75,000 parts and six feet of sand green awesomeness

2021 has been a great year for sand green LEGO brick. But did you know that the celebration started well before the release of the LEGO Ideas 21327 Typewriter? Builder Jordan Morgan had already completed an amazing labor of love in that rare color – a 75,000 part, six-foot-long spaceship sure to leave you impressed. Featuring a fully detailed interior, working lights, and motorized functions, this build really lives up to the “Seriously Huge Investment in Parts” definition of “SHIP”.  Keep reading for an in-depth look at this colossal creation!

Alien Cruiser MOC


One of the things I like best about this ship is that it doesn’t try and look like any sort of atmospheric craft. No concerns about atmospheric drag, no unnecessary concessions to gravity. It’s designed for space, where utility is the primary concern. That bulky rear end makes my rockin’ world go round, if you follow my drift.

In addition to being six feet long, this vessel is also measures two and a half feet in both width and height. The front windows in the hammerhead design are removable,with the top half allowing access to the bridge’s interior. The captain’s couch seats two, is packed with control surfaces, and has adjustable elevation thanks to an integrated pole of flex-tubing.  The bottom half conceals four  remote controlled Mindstorm EV3 medium motors that rotate the huge lighted(!) cannons mounted on either side.

The dark blue window elements are some of Jordan’s favorites in the build. The integration of those vintage elements helps makes this ship feel older and more established to my LEGO-centric eyes.

Pulling back to look at the whole ship, once again I’m just taken back by the huge expanses of sand green brick. At this scale you’d normally expect to see builders using more common shades like grey or white, but this choice gives things unique look and feel. There are touches of dark and light grey, but they’re used sparingly to add a level of mechanical contrast to the larger organic shapes. Those colors contrast well with additional dark-blue light effects that are incorporated throughout the side panels.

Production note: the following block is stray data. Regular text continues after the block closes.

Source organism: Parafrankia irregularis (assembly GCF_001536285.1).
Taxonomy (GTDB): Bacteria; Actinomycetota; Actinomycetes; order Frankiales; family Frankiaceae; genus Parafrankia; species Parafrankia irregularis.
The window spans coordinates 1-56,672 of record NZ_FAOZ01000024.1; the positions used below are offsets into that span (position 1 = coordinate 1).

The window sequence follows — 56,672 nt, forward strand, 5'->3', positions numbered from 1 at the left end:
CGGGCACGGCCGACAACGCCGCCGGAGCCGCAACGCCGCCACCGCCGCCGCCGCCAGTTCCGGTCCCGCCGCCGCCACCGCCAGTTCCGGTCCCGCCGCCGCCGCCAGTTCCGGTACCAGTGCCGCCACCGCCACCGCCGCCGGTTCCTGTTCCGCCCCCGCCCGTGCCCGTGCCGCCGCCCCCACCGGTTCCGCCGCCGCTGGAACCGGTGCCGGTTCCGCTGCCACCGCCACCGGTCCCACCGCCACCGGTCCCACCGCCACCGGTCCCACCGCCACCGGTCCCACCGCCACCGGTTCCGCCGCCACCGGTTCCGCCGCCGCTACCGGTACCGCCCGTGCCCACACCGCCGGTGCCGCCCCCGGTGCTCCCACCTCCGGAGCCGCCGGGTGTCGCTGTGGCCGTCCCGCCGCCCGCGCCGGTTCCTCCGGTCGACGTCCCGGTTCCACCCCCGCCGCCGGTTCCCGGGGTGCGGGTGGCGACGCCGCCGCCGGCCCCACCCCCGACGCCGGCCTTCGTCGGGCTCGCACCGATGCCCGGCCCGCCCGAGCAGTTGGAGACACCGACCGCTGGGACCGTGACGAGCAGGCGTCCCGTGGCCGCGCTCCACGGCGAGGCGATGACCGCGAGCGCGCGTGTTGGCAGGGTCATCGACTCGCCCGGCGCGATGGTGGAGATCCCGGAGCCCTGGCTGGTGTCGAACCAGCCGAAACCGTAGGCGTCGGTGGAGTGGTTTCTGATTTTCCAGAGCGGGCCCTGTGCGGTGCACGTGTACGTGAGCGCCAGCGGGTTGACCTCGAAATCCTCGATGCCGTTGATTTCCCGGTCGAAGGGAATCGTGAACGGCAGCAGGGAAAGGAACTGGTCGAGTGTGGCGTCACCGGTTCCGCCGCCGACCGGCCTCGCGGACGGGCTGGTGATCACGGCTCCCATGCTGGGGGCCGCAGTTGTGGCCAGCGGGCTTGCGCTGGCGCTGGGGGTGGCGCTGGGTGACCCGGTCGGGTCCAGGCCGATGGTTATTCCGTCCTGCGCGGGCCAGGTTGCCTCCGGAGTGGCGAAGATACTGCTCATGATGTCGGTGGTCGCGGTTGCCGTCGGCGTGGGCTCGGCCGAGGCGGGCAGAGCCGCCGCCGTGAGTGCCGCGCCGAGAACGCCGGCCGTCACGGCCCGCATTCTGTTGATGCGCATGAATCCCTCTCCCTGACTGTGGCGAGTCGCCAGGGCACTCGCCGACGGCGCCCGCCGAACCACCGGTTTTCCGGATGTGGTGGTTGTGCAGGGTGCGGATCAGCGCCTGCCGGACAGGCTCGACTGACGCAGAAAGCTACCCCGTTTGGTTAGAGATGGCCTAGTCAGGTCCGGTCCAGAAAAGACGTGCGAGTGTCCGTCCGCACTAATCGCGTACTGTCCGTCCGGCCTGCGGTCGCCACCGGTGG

The surface of the ship is covered with intricate detailing. Sensor pylons mingle with surface greebling to keep things from looking too uniform. Most of the vertical structures, both cannons and sensors, are mounted on turntables as an additional play feature. The full top of the ship consists of hinged and removable panels, allowing for easy access to the interior. (More on that in a bit)

The aft of the ship features three huge engines, each with integrated lighting. There are dark blue light lines along the outside edges, with trans neon-green thruster sections with a super-bright array of 8 LED lights each. The center engine is removable, exposing access to the battery pack via a motorized sled.

As swanky as the exterior is, Jordan also put a lot of time and effort into the interior spaces. These shots showcase the intricate mosaic work in the flooring of the neck, as well as the unifying touches like a strip of 1×2 trans blue plate that pulls in the colors from the windows. Internal lights are mounted behind more trans-dark blue elements, giving the scene an eerie glow when the top is closed up.

All of the interior spaces have plenty of minifigure mounting points, allowing for action-packed battle scenes. There isn’t a dull surface to be found, with complex color patterns and mechanical greebling breaking up what could otherwise have been a big, dull space.

Many of the exterior design choices are mirrored on the interior surfaces. It’s a clever approach that really unifies the build. Plus, it just looks cool. I’m particularly fond of the silver engine blocks mounted together to form diamond shapes.

 

Jordan’s YouTube channel, Way of the Brick, has a playlist of behind-the-scenes and in-progress videos of this creation. But be sure to check out this capstone entry that takes you through the completed build. The walkthrough with commentary starts around the five-minute mark, and there’s a cinematic conclusion at 25 minutes. In the intro, you can also see the prototype of the motorized stand that Jordan plans to use to drive this model around the next Brickworld Chicago convention. Should be quite the sight!

Without knowing any backstory would you assume this ship was a military vessel? An industrial processor? The angles and shaping remind me of the Nostromo from Alien, but those giant laser cannons feel more like a ship from the sequel, Aliens. How about you? What cinematic universe do you see this ship existing in?

If you’re not completely overwhelmed with this creation, then check out our SHIPtember tag for more giant spaceship goodness!

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